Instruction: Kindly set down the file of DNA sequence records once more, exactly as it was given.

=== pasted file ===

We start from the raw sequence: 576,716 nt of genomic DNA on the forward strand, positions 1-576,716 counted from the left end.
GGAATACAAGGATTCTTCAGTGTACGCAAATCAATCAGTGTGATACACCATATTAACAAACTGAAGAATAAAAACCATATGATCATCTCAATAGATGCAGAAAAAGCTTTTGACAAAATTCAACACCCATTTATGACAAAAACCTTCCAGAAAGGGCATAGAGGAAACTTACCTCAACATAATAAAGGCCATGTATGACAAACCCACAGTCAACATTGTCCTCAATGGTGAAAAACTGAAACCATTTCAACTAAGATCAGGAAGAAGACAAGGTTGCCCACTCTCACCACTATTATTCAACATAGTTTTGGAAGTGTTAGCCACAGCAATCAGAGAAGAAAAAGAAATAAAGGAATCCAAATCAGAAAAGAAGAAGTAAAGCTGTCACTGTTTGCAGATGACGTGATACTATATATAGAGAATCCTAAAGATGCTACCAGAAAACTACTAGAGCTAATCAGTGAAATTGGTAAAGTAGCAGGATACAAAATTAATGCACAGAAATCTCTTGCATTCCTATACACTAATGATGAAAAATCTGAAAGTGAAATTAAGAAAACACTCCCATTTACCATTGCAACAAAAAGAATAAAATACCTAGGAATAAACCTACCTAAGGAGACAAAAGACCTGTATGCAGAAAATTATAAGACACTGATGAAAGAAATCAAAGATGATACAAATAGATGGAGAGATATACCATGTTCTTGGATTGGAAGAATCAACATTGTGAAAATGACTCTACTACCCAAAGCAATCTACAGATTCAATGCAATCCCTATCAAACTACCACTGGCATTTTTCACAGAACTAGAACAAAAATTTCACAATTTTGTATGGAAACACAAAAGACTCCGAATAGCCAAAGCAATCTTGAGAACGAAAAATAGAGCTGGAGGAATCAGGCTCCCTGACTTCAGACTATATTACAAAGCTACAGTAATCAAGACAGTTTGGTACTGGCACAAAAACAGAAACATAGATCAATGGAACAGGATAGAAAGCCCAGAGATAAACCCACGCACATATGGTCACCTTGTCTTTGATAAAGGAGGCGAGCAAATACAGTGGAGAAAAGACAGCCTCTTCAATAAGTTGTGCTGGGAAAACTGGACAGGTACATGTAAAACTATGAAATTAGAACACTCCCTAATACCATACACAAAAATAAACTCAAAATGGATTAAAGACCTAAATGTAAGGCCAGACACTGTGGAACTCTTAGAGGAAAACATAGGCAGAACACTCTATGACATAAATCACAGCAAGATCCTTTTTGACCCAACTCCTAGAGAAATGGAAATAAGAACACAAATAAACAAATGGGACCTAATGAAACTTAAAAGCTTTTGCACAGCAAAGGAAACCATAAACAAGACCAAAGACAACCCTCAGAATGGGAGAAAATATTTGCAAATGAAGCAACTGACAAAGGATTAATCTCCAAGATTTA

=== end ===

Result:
We start from the raw sequence: 576,716 nt of genomic DNA on the forward strand, positions 1-576,716 counted from the left end.
GGAATACAAGGATTCTTCAGTGTACGCAAATCAATCAGTGTGATACACCATATTAACAAACTGAAGAATAAAAACCATATGATCATCTCAATAGATGCAGAAAAAGCTTTTGACAAAATTCAACACCCATTTATGACAAAAACCTTCCAGAAAGGGCATAGAGGAAACTTACCTCAACATAATAAAGGCCATGTATGACAAACCCACAGTCAACATTGTCCTCAATGGTGAAAAACTGAAACCATTTCAACTAAGATCAGGAAGAAGACAAGGTTGCCCACTCTCACCACTATTATTCAACATAGTTTTGGAAGTGTTAGCCACAGCAATCAGAGAAGAAAAAGAAATAAAGGAATCCAAATCAGAAAAGAAGAAGTAAAGCTGTCACTGTTTGCAGATGACGTGATACTATATATAGAGAATCCTAAAGATGCTACCAGAAAACTACTAGAGCTAATCAGTGAAATTGGTAAAGTAGCAGGATACAAAATTAATGCACAGAAATCTCTTGCATTCCTATACACTAATGATGAAAAATCTGAAAGTGAAATTAAGAAAACACTCCCATTTACCATTGCAACAAAAAGAATAAAATACCTAGGAATAAACCTACCTAAGGAGACAAAAGACCTGTATGCAGAAAATTATAAGACACTGATGAAAGAAATCAAAGATGATACAAATAGATGGAGAGATATACCATGTTCTTGGATTGGAAGAATCAACATTGTGAAAATGACTCTACTACCCAAAGCAATCTACAGATTCAATGCAATCCCTATCAAACTACCACTGGCATTTTTCACAGAACTAGAACAAAAATTTCACAATTTTGTATGGAAACACAAAAGACTCCGAATAGCCAAAGCAATCTTGAGAACGAAAAATAGAGCTGGAGGAATCAGGCTCCCTGACTTCAGACTATATTACAAAGCTACAGTAATCAAGACAGTTTGGTACTGGCACAAAAACAGAAACATAGATCAATGGAACAGGATAGAAAGCCCAGAGATAAACCCACGCACATATGGTCACCTTGTCTTTGATAAAGGAGGCGAGCAAATACAGTGGAGAAAAGACAGCCTCTTCAATAAGTTGTGCTGGGAAAACTGGACAGGTACATGTAAAACTATGAAATTAGAACACTCCCTAATACCATACACAAAAATAAACTCAAAATGGATTAAAGACCTAAATGTAAGGCCAGACACTGTGGAACTCTTAGAGGAAAACATAGGCAGAACACTCTATGACATAAATCACAGCAAGATCCTTTTTGACCCAACTCCTAGAGAAATGGAAATAAGAACACAAATAAACAAATGGGACCTAATGAAACTTAAAAGCTTTTGCACAGCAAAGGAAACCATAAACAAGACCAAAGACAACCCTCAGAATGGGAGAAAATATTTGCAAATGAAGCAACTGACAAAGGATTAATCTCCAAGATTTA